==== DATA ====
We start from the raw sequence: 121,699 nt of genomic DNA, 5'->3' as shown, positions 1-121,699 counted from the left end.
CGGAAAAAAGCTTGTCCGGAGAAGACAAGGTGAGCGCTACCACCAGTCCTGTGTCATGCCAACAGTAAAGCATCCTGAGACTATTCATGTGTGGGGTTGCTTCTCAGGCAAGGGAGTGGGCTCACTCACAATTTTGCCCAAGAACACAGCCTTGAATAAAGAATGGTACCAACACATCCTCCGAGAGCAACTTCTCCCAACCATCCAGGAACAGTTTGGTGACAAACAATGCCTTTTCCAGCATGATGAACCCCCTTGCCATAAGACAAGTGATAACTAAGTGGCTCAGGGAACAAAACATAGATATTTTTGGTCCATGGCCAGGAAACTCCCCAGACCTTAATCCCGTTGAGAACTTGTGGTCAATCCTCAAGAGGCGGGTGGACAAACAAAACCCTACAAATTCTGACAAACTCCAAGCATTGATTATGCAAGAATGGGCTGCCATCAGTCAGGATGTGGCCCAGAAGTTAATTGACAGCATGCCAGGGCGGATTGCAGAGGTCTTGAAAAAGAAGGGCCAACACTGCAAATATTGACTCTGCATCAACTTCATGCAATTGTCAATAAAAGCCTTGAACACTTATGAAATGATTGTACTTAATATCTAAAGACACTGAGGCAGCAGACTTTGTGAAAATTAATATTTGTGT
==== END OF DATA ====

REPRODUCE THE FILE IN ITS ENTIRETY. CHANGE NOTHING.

We start from the raw sequence: 121,699 nt of genomic DNA, 5'->3' as shown, positions 1-121,699 counted from the left end.
CGGAAAAAAGCTTGTCCGGAGAAGACAAGGTGAGCGCTACCACCAGTCCTGTGTCATGCCAACAGTAAAGCATCCTGAGACTATTCATGTGTGGGGTTGCTTCTCAGGCAAGGGAGTGGGCTCACTCACAATTTTGCCCAAGAACACAGCCTTGAATAAAGAATGGTACCAACACATCCTCCGAGAGCAACTTCTCCCAACCATCCAGGAACAGTTTGGTGACAAACAATGCCTTTTCCAGCATGATGAACCCCCTTGCCATAAGACAAGTGATAACTAAGTGGCTCAGGGAACAAAACATAGATATTTTTGGTCCATGGCCAGGAAACTCCCCAGACCTTAATCCCGTTGAGAACTTGTGGTCAATCCTCAAGAGGCGGGTGGACAAACAAAACCCTACAAATTCTGACAAACTCCAAGCATTGATTATGCAAGAATGGGCTGCCATCAGTCAGGATGTGGCCCAGAAGTTAATTGACAGCATGCCAGGGCGGATTGCAGAGGTCTTGAAAAAGAAGGGCCAACACTGCAAATATTGACTCTGCATCAACTTCATGCAATTGTCAATAAAAGCCTTGAACACTTATGAAATGATTGTACTTAATATCTAAAGACACTGAGGCAGCAGACTTTGTGAAAATTAATATTTGTGT